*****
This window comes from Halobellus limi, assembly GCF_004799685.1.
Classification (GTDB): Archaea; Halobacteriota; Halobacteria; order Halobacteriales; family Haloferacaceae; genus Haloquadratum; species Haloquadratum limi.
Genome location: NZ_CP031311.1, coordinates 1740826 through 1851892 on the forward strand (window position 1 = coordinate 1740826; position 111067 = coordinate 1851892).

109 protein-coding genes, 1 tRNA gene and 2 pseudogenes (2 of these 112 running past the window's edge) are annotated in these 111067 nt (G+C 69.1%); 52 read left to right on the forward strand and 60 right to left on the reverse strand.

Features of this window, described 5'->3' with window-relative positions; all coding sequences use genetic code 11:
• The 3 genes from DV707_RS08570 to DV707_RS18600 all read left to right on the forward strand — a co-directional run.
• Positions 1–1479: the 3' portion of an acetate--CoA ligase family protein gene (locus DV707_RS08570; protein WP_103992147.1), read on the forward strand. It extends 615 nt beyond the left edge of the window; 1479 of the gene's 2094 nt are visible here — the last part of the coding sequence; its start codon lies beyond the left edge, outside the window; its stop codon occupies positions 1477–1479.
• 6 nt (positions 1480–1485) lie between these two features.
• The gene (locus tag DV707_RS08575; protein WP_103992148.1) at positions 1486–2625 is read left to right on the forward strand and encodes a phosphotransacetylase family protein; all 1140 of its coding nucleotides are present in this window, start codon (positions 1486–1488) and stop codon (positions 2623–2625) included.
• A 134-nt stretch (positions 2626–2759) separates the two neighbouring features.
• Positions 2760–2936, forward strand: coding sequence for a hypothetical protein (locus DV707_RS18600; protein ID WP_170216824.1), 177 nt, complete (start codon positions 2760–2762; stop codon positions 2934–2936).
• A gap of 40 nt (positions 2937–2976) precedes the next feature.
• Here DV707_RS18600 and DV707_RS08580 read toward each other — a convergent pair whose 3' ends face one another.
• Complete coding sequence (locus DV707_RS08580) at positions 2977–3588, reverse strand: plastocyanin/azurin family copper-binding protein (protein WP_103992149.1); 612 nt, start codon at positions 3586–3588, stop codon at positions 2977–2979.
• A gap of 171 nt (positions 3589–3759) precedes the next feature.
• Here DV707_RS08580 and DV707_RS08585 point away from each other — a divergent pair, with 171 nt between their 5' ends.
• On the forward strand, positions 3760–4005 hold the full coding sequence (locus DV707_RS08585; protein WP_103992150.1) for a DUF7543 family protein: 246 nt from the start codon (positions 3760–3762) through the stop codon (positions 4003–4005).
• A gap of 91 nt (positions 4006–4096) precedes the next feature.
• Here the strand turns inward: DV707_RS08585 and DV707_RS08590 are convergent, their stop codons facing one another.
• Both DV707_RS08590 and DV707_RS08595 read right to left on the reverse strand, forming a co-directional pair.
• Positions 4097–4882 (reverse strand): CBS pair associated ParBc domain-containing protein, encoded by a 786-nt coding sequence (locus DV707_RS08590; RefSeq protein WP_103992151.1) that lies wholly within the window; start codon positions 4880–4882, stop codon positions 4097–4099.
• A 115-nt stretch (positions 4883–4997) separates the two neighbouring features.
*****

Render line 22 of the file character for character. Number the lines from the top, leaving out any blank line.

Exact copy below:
• A 115-nt stretch (positions 4883–4997) separates the two neighbouring features.